If you’re struggling under the weight of unmanageable debt, you might wonder, “Am I eligible for bankruptcy?” Most individuals are eligible to file for consumer bankruptcy under either Chapter 7 or Chapter 13 of the Bankruptcy Code. To learn which chapter might be a better choice for you, schedule a consultation with the Law Offices of Craig L. Cook’s bankruptcy team.
Am I Eligible for Bankruptcy?
In general, almost everyone is able to file for bankruptcy. However, you may not qualify for all of the different bankruptcy types. Most consumers are able to file for either Chapter 7 or Chapter 13 bankruptcy protection. Both of these types of bankruptcy have their own eligibility guidelines. If you are unable to qualify for Chapter 7 because your income is too high, you might still be able to qualify for Chapter 13 bankruptcy.
Am I Eligible for Bankruptcy Protection Under Chapter 7?
In Chapter 7 bankruptcy cases, eligible debtors are able to receive a discharge of most types of their unsecured debts in just a few months. When the debts are discharged, the creditors are no longer able to engage in collection activities, and the debtors will not have to repay them. If you are facing overwhelming debt, Chapter 7 consumer bankruptcy might be a good choice for you. However, you must meet the eligibility guidelines to file your petition under this chapter.
Chapter 7 bankruptcy is means-tested. In order to qualify, your income must be less than the median income for the state in which you live. You can calculate this by looking at your current monthly income and comparing it to the state’s median income for a family of a similar size. If the amount that you are paid varies from month to month, you can calculate your current monthly income by taking the average monthly income that you have earned in the past six months. If your income is equal to or less than the median, you are presumed to qualify for Chapter 7. If it is more, you will then have to pass the means test to file under this chapter.
The means test examines whether you have disposable income left each month to repay a portion of your unsecured debts. This is calculated by subtracting allowed expenses and secured debt payments from your income. The trustee will also examine your income and your expenses to see if you have money left over each month after paying your expenses. If you have enough left over each month to repay a portion of your unsecured debts over a period of five years and your income exceeds the state’s minimum, you will be expected to file for Chapter 13 bankruptcy instead of Chapter 7.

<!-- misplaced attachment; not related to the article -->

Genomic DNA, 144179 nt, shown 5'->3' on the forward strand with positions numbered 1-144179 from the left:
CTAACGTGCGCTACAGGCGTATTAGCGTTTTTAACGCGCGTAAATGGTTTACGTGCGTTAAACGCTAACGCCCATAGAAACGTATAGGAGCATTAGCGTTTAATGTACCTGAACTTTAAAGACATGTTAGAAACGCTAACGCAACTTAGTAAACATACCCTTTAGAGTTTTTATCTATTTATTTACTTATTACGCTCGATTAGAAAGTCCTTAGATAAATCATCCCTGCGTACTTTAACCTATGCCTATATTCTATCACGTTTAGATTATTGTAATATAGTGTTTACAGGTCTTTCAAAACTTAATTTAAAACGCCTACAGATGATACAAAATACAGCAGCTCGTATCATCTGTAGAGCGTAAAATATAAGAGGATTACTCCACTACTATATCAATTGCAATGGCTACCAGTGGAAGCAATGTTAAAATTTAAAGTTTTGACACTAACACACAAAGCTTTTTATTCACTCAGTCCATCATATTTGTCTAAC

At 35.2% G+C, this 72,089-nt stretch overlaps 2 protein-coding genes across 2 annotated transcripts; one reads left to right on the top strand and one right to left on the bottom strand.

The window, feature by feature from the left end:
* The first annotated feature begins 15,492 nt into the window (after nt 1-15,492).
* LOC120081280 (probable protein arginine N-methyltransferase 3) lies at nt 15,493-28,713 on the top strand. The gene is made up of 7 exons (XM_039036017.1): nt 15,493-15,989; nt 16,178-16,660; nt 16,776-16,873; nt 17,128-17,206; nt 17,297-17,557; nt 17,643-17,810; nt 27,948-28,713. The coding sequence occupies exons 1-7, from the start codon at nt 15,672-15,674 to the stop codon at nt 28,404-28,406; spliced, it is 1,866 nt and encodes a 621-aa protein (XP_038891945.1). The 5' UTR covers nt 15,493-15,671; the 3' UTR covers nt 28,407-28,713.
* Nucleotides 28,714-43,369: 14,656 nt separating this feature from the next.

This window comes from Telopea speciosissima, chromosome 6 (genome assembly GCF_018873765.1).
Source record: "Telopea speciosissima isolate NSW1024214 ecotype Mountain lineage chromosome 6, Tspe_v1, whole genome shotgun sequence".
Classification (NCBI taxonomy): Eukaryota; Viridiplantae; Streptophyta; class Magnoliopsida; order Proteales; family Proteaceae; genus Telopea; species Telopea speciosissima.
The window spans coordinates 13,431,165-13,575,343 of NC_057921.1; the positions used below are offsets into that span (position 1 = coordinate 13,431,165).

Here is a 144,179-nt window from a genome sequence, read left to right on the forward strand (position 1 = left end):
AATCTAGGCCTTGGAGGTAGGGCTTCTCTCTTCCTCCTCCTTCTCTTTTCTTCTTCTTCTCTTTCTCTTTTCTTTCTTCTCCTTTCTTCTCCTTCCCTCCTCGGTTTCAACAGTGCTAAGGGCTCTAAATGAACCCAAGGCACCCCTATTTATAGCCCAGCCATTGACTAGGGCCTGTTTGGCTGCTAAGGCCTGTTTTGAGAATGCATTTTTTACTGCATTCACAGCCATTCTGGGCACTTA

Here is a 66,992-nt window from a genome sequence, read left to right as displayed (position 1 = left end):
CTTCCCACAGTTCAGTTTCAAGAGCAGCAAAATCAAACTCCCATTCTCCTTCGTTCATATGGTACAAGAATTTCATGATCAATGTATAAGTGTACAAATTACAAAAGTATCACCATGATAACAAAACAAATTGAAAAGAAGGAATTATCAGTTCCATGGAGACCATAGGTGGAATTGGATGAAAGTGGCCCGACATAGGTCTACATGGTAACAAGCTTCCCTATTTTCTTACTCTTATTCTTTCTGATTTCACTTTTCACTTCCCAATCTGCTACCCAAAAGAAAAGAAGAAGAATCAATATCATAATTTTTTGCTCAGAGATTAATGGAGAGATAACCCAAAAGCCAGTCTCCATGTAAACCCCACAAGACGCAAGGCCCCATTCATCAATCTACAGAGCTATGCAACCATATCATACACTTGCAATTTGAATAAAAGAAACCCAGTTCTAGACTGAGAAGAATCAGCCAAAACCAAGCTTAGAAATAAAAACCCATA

If you have filed for bankruptcy protection in the past, you must wait the required amount of time before filing again. If you previously filed for Chapter 7 bankruptcy, you must wait for eight years before you are able to file for Chapter 7 again. If your previous bankruptcy was a Chapter 13 case, you must wait for six years to file for Chapter 7 bankruptcy.
Other requirements that you must meet to file for Chapter 7 bankruptcy include that you must have filed your tax returns for the last four years, and you must complete a required credit counseling course from an approved agency before you file your petition.
Am I Eligible for Bankruptcy Protection Under Chapter 13?
If your income is too high to qualify for Chapter 7 bankruptcy, you may be able to file for Chapter 13 bankruptcy instead. This type of bankruptcy involves you repaying a portion of your unsecured debt balances over a repayment period that lasts for a minimum of three years or up to five years. If you successfully complete your repayment plan, the remaining unsecured balances will be discharged.
Some people want to file for Chapter 13 bankruptcy instead of Chapter 7 even though they are eligible for Chapter 7 because it involves debt reorganization instead of liquidation. Under Chapter 13 bankruptcy, you may be able to keep more of your property. Chapter 13 bankruptcy may also allow you additional time to catch up your payments of certain secured debts (such as your mortgage), which could help you save your home from a possible foreclosure action.
There are some specific eligibility requirements for filing a Chapter 13 bankruptcy petition as well. First, you must have filed your tax returns for the past four years, and you must earn a sufficient regular income to make your payments under your repayment plan. Your debt must not exceed certain limits, and the debt limits are updated every three years. Currently, your secured debts cannot total more than $1,184,200, and your unsecured debts may not exceed $394,725. If you are an individual debtor whose income is too high for Chapter 7 and whose debts are too high for Chapter 13, you will have to file for bankruptcy under Chapter 11. If your debts are too high for Chapter 13 but your income passes the means test, you will need to file for Chapter 7 bankruptcy.
Bankruptcy may help you take care of your unmanageable debts so that you can have a fresh start. For help determining your eligibility for bankruptcy and which chapter might be the right choice for you, contact the Law Offices of Craig L. Cook today. We can help you answer the question, “Am I eligible for bankruptcy?”